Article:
Late last week, the Trump administration announced that it would be re-abnormalizing the relationship between the United States and Cuba. A few days earlier, El Museo del Barrio in Manhattan opened “NKame: A Retrospective of Cuban Printmaker Belkis Ayón,” reminding us exactly how much we have to gain from a free exchange of cultural energy with our island neighbor.
Ayón was born in Havana in 1967 and died there, by her own hand, in 1999. As baffling and crushing as her end was, her life and career had been warm with forward motion. She began studying art at 12, went on to the renowned Instituto Superior de Arte, and joined its faculty after graduation. She began exhibiting in Cuba, and word went out. Invitations for exhibitions and residencies took her to Europe, Japan and North America.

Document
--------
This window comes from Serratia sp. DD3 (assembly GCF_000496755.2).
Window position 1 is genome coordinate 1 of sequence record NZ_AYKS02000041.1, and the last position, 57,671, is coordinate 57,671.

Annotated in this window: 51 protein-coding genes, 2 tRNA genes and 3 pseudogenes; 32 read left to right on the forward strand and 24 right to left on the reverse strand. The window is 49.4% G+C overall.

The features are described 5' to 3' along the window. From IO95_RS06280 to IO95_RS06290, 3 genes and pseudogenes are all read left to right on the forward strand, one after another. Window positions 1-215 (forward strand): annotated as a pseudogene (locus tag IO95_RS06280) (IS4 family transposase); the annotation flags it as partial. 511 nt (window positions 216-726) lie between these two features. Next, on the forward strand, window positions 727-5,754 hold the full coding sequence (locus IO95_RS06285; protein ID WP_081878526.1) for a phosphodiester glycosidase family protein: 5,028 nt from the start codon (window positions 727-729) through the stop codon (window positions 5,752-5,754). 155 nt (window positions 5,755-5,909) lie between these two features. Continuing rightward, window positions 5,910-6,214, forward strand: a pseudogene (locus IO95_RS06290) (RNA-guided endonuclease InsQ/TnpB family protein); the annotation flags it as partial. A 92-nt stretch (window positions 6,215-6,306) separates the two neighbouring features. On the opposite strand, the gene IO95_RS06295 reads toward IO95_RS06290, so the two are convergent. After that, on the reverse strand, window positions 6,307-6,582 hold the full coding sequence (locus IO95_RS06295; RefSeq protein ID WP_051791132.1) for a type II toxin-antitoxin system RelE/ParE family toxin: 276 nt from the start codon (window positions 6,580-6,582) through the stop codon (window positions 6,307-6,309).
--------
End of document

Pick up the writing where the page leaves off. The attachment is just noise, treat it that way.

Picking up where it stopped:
Full article at The New York Times